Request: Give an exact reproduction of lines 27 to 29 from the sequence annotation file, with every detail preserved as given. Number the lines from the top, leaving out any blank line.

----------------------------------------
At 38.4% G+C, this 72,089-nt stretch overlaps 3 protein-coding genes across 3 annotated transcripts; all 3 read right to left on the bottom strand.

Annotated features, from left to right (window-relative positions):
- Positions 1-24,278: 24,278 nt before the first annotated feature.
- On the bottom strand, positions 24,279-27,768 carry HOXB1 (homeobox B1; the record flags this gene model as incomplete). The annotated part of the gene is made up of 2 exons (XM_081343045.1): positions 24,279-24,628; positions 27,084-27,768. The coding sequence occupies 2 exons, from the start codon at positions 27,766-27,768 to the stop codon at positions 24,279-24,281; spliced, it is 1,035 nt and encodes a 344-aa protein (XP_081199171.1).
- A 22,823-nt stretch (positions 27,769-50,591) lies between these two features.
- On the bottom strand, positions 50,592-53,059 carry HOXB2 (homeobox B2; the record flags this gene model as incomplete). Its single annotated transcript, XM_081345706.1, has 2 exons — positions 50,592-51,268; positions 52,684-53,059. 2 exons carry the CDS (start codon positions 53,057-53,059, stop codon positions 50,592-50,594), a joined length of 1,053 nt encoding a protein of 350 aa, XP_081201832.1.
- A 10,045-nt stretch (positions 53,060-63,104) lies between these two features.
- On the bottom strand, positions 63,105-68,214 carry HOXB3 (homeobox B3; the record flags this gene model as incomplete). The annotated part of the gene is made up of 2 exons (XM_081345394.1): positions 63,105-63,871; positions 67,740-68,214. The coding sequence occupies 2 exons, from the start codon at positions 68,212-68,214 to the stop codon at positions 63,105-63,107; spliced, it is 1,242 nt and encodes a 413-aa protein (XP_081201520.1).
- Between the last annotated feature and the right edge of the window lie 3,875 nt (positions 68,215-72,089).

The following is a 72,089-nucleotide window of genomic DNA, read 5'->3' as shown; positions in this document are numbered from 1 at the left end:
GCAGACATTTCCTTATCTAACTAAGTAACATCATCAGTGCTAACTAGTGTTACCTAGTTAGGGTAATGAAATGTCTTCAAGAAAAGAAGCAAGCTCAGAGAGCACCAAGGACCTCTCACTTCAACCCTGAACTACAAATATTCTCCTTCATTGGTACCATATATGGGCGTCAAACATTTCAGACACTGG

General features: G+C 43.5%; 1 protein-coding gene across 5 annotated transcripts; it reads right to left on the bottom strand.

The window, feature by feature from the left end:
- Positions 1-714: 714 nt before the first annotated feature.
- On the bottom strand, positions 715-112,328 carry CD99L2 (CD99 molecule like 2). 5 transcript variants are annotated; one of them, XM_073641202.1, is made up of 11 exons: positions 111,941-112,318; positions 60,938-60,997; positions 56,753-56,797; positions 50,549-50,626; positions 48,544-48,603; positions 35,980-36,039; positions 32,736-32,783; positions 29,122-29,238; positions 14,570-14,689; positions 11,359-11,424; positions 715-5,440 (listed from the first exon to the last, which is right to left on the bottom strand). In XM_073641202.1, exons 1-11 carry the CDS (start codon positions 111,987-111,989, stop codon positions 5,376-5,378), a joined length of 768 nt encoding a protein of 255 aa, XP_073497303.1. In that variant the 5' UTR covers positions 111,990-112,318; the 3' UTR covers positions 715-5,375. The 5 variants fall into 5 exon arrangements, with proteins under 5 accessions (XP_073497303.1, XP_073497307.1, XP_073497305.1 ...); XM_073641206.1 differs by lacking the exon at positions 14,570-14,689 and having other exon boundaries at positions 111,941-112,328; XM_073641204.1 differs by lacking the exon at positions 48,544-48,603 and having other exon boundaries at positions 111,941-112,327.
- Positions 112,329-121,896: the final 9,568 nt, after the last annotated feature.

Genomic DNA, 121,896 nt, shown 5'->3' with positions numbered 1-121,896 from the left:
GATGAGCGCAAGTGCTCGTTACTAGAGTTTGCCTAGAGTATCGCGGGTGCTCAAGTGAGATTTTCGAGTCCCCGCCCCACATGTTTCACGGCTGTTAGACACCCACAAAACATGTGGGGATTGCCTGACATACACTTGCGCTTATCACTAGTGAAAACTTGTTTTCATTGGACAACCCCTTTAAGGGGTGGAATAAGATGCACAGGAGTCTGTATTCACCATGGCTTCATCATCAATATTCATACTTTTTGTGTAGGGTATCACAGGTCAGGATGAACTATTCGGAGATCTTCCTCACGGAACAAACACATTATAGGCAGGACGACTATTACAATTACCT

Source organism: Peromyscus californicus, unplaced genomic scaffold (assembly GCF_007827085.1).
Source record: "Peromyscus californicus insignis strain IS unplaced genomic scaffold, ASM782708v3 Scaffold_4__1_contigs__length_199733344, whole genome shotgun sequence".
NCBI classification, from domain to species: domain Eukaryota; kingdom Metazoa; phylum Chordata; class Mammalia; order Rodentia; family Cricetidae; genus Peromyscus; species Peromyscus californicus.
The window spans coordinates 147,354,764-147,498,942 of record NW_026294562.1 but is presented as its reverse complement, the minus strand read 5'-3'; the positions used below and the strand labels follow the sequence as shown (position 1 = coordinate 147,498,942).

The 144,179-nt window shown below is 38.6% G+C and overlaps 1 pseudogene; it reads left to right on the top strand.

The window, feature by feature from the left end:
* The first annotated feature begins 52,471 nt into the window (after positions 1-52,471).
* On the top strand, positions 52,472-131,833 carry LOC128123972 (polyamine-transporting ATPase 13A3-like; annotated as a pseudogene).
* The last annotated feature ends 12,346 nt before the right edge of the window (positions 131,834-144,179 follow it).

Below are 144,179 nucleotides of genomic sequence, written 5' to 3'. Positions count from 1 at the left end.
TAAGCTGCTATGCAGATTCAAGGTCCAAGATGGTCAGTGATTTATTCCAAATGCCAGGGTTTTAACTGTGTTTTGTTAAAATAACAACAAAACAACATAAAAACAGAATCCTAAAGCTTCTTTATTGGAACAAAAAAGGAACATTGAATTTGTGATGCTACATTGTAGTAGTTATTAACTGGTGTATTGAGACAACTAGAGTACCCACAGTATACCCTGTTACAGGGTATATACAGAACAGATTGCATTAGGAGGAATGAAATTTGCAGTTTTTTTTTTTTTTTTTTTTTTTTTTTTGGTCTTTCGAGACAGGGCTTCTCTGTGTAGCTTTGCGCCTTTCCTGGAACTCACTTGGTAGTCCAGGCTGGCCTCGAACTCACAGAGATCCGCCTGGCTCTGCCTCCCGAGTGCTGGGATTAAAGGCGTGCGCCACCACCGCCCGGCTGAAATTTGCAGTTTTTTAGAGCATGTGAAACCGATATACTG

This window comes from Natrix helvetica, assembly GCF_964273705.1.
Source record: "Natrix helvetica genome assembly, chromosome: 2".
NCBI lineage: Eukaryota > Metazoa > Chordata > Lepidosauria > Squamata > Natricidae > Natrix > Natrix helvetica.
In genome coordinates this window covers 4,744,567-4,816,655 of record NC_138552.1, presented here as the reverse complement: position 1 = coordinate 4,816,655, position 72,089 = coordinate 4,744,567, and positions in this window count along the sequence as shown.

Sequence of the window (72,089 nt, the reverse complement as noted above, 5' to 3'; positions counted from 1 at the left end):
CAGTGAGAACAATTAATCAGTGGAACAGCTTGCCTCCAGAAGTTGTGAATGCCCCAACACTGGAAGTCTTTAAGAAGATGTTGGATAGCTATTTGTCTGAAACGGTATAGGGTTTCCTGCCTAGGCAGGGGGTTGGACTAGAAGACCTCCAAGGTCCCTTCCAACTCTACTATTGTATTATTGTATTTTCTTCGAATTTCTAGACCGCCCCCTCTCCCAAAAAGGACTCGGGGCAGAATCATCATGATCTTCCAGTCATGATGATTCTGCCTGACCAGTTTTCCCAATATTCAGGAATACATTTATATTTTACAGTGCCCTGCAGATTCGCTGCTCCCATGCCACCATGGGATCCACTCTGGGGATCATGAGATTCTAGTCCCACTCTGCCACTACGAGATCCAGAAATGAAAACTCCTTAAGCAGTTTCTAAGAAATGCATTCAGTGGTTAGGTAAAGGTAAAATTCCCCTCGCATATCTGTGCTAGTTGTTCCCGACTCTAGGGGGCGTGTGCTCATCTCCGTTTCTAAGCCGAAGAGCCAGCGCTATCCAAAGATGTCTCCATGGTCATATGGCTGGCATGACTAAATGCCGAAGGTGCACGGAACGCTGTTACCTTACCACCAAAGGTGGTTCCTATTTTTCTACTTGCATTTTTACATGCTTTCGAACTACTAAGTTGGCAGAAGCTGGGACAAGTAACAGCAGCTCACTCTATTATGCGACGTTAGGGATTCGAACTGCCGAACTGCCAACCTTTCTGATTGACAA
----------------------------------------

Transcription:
* The last annotated feature ends 12,346 nt before the right edge of the window (positions 131,834-144,179 follow it).

Below are 144,179 nucleotides of genomic sequence, written 5' to 3'. Positions count from 1 at the left end.
TAAGCTGCTATGCAGATTCAAGGTCCAAGATGGTCAGTGATTTATTCCAAATGCCAGGGTTTTAACTGTGTTTTGTTAAAATAACAACAAAACAACATAAAAACAGAATCCTAAAGCTTCTTTATTGGAACAAAAAAGGAACATTGAATTTGTGATGCTACATTGTAGTAGTTATTAACTGGTGTATTGAGACAACTAGAGTACCCACAGTATACCCTGTTACAGGGTATATACAGAACAGATTGCATTAGGAGGAATGAAATTTGCAGTTTTTTTTTTTTTTTTTTTTTTTTTTTTGGTCTTTCGAGACAGGGCTTCTCTGTGTAGCTTTGCGCCTTTCCTGGAACTCACTTGGTAGTCCAGGCTGGCCTCGAACTCACAGAGATCCGCCTGGCTCTGCCTCCCGAGTGCTGGGATTAAAGGCGTGCGCCACCACCGCCCGGCTGAAATTTGCAGTTTTTTAGAGCATGTGAAACCGATATACTG